A late-season blizzard, the third major coastal storm of the season, plastered the Lower Cape with a layer of wet snow Tuesday.
While the snow was fluffy and dry in inland areas, the snow that fell on the Lower Cape coated tree limbs and power lines. That, coupled with winds that gusted 70 mph or higher, caused tens of thousands of people to lose electrical service.
Though they are making progress restoring power, Eversource is warning those without electricity to plan for the possibility of being without electricity for days.
In an email sent to Chatham customers, the utility indicated that winter weather has caused significant damage to the power grid. "This will slow restoration efforts, so we recommend that you plan for multiple days without power. Meanwhile, stay safe – if you see a downed power line, assume it is live, stay away and call 911. Visit Eversource.com for more information or to report an outage."
As of 2 p.m. Tuesday, all 8,473 customers in Chatham were without electricity, with another 10,219 in Harwich and 4,617 in Orleans. Cape-wide, nearly 120,000 people were without power. By Wednesday morning, the number of outages was up in Orleans to 5,499, but Harwich was down to 6,754. The number of Chathamites without power was down to less than one-third.
The Barnstable County Regional Emergency Planning Committee is operating a storm shelter at the Cape Cod Tech school in Pleasant Lake. Read more here. Schools remained closed Wednesday.
Nationwide, high school students planned to walk out of classes Wednesday at 10 a.m. to protest gun violence. Because school is canceled, students are invited to join the Lower Cape Indivisible group in stand-out demonstrations held around the region, including ones at Chatham Town Hall and at the Orleans rotary. For information, contact Roz Coleman at email@example.com.
Though initial forecasts called for the Cape to receive mostly rain with only an inch or two of slushy snow, by Monday morning it was clear that the storm would track further to the east, bringing more wintry weather to the Lower Cape. Crews from MassHighway and town DPW trucks attacked the snow as soon as it began falling, and major roads remained passable throughout the storm.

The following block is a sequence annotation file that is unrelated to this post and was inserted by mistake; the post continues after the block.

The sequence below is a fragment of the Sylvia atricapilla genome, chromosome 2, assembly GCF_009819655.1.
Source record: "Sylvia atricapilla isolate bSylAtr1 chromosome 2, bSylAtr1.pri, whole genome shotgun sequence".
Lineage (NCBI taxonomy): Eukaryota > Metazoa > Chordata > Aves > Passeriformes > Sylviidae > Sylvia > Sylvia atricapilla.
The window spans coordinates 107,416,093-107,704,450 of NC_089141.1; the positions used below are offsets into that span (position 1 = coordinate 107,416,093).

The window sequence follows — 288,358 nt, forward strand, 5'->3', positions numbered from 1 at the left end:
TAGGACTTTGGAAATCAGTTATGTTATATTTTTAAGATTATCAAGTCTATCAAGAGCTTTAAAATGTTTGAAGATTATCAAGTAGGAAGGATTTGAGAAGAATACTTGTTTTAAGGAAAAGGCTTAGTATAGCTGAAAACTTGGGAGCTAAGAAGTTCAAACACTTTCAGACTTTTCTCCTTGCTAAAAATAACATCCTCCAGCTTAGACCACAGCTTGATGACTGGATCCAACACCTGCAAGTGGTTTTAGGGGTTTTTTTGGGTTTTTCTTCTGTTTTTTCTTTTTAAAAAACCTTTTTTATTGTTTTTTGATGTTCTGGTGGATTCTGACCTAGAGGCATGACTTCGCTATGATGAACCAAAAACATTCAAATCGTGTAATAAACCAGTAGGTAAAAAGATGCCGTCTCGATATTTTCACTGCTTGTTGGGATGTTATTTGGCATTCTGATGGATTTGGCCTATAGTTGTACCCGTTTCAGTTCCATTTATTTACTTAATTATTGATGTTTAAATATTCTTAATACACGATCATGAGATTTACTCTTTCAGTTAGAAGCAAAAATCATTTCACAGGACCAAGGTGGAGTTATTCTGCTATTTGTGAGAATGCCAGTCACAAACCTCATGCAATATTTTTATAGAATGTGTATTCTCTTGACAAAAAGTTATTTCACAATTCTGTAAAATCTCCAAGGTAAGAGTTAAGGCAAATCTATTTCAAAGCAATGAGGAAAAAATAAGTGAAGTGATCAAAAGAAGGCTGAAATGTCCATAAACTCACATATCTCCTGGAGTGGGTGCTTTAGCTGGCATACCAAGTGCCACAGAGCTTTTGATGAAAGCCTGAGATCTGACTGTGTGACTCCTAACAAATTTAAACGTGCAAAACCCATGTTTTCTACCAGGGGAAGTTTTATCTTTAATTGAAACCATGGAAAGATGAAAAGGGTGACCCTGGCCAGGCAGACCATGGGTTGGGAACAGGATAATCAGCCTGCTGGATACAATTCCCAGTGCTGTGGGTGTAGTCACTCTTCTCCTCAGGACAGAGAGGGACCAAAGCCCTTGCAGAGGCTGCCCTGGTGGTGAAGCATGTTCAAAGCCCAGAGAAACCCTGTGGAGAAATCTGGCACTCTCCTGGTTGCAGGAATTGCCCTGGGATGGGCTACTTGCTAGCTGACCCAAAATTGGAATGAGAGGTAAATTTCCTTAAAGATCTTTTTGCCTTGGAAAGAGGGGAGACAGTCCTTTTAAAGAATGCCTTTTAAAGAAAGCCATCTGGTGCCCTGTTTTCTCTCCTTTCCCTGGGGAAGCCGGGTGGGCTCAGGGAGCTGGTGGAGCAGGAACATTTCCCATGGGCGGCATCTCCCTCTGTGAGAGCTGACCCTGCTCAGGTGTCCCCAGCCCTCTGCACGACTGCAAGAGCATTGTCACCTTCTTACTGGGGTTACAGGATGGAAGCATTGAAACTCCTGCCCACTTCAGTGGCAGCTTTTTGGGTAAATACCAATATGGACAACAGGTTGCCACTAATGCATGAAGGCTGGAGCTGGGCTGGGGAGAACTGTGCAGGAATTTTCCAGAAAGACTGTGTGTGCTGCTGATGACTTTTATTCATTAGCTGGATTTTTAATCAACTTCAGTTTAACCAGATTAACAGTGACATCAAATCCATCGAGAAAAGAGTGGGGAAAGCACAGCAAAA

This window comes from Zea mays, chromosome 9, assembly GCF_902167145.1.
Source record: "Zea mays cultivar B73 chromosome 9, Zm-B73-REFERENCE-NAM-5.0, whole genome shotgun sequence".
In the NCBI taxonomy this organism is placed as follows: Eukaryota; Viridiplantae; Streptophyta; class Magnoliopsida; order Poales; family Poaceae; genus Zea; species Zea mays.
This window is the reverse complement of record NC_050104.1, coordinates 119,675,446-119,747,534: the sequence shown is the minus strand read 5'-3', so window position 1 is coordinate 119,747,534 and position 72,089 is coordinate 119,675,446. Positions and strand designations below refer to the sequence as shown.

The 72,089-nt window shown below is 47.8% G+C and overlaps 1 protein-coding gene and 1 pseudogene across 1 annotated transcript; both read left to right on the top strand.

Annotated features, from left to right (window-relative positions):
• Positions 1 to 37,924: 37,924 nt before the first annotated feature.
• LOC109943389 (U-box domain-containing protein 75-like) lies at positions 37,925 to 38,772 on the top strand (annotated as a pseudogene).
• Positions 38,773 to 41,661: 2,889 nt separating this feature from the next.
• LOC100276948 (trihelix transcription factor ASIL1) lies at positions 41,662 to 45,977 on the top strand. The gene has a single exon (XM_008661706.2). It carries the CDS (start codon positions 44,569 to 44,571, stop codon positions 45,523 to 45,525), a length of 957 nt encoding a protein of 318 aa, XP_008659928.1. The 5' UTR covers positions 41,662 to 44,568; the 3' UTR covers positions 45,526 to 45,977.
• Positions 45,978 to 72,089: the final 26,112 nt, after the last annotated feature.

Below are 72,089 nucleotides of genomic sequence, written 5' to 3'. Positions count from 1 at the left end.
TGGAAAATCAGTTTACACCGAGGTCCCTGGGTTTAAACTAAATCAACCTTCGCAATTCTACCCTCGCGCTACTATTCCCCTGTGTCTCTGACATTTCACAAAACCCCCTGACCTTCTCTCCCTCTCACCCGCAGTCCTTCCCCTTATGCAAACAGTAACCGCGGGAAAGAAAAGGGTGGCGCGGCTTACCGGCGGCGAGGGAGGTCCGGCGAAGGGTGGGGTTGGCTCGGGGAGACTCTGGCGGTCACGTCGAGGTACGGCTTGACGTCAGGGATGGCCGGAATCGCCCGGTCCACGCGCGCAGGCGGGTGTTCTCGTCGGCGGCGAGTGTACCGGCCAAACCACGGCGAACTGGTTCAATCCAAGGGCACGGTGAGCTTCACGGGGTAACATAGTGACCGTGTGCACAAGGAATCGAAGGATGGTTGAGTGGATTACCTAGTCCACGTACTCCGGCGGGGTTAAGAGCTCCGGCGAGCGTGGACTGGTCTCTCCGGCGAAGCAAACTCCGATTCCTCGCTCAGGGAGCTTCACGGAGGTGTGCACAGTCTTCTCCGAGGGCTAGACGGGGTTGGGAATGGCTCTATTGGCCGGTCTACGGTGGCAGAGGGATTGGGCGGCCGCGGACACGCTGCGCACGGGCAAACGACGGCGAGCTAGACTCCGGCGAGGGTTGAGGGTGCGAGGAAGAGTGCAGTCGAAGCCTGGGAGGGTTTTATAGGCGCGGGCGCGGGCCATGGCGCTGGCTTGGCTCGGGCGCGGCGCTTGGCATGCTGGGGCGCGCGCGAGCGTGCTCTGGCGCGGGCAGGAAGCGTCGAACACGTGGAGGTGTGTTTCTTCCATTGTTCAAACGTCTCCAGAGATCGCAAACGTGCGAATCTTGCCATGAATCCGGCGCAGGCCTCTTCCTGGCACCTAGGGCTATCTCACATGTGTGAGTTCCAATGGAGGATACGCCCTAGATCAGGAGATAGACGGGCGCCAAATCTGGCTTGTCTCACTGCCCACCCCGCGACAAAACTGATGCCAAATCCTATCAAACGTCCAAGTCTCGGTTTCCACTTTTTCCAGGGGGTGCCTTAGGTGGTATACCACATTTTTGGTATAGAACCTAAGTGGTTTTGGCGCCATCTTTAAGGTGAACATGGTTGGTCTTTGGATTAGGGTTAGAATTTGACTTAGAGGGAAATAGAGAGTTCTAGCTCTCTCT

The exceptions were roads blocked by trees and other storm debris. Route 28 in West Harwich was blocked for a time near the Herring River because of downed utility poles. On Oak Road in Orleans, a utility pole snapped near the top, dropping the cross-arms and a transformer into the street below.
On Mill Creek Road in South Chatham, the top of a tall spruce tree broke away and landed on a car below; a tree branch also landed on a vehicle on Guilford Drive in Harwich. There were no injuries in either case.
There were no reports of signficant coastal flooding during the Tuesday mid-morning high tide, despite a predicted storm surge of between two and three feet and stiff northeasterly winds. There was some wave action in Chatham Harbor, but little damage, according to Harbormaster Stuart Smith.
“Everything was broken from the last storm,” he quipped.
A popular venue for sledding, Eastward Ho! Country Club, will be off limits to sledders for this storm only. A club spokesman said there are downed branches on the golf course, and a damaged utility pole in an area frequented by sledders. The club will continue to allow the practice in the future.
Monomoy Public Schools have canceled all classes and activities Wednesday.
Nauset Public Schools have canceled all classes and activities Wednesday.
Cape Tech has canceled Wednesday classes.
The Cape Cod Lighthouse Charter School has canceled all classes Wednesday.
Chatham town offices and the transfer station will be closed Wednesday.
Brooks Free Library and all Harwich town offices will be closed on Wednesday.
The Monomoy Job Fair scheduled for Thursday has been postponed. A new date will be announced.
The Chatham Orpheum Theater will be closed Wednesday.